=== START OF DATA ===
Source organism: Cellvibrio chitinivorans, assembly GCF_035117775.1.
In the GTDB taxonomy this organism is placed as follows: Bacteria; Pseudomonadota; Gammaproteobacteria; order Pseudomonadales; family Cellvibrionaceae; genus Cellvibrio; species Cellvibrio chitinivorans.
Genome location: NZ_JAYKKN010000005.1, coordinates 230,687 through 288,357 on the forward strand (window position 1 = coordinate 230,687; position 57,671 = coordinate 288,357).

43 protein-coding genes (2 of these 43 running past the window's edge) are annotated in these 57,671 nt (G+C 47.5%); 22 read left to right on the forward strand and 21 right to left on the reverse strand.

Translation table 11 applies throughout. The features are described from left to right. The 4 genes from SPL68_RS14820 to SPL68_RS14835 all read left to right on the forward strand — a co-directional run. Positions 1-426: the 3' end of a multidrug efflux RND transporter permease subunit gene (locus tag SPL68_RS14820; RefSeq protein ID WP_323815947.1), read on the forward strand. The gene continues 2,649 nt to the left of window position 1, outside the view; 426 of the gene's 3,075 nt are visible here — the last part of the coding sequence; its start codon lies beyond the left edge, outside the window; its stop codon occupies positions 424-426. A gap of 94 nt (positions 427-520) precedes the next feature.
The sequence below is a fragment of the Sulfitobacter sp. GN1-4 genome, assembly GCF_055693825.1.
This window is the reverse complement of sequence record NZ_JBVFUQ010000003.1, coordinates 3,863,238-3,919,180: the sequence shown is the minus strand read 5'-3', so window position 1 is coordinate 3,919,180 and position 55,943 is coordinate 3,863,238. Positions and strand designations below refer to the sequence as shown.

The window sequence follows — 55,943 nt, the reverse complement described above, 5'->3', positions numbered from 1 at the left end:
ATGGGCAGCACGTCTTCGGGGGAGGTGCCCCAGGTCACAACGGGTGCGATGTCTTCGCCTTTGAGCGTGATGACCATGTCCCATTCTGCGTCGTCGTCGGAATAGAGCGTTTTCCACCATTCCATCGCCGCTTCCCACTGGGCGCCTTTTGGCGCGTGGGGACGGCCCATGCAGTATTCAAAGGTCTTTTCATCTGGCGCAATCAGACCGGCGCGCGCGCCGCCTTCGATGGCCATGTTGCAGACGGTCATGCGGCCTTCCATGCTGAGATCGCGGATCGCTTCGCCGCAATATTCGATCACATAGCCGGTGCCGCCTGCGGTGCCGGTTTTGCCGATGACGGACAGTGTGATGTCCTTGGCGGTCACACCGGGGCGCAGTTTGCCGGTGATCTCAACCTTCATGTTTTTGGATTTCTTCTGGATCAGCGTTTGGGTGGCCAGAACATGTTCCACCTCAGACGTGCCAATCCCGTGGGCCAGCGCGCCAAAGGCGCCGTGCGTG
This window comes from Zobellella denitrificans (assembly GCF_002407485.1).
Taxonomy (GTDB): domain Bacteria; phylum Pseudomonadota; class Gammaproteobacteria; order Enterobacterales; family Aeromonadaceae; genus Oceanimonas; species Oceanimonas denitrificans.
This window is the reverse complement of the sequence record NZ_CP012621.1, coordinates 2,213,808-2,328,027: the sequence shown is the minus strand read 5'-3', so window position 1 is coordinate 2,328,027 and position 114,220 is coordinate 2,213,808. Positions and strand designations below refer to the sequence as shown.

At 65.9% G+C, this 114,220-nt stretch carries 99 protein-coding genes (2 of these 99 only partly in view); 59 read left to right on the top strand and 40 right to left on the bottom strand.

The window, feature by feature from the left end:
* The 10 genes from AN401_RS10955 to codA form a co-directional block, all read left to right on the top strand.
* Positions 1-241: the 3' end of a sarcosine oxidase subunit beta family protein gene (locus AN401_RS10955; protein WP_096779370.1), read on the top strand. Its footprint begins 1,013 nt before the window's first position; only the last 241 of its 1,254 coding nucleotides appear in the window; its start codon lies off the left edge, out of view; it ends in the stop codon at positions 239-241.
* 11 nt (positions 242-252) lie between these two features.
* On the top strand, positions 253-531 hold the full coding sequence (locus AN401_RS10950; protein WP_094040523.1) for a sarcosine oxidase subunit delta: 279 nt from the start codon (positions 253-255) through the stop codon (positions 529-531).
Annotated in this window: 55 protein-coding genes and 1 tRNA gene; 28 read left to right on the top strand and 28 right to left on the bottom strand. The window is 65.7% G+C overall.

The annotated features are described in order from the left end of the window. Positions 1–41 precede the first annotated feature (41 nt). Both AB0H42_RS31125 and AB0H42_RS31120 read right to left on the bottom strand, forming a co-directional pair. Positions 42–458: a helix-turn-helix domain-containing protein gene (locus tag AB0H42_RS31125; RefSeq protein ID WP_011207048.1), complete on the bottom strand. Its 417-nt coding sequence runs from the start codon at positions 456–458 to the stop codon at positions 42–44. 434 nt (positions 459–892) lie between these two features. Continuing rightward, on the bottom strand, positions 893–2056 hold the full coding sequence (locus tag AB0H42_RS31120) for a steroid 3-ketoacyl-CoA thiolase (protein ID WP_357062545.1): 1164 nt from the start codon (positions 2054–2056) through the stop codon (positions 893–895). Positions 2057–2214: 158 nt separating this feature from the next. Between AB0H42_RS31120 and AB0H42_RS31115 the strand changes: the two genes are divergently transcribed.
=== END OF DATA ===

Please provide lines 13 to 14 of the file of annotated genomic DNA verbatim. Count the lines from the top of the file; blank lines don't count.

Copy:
At 65.9% G+C, this 114,220-nt stretch carries 99 protein-coding genes (2 of these 99 only partly in view); 59 read left to right on the top strand and 40 right to left on the bottom strand.

The window, feature by feature from the left end: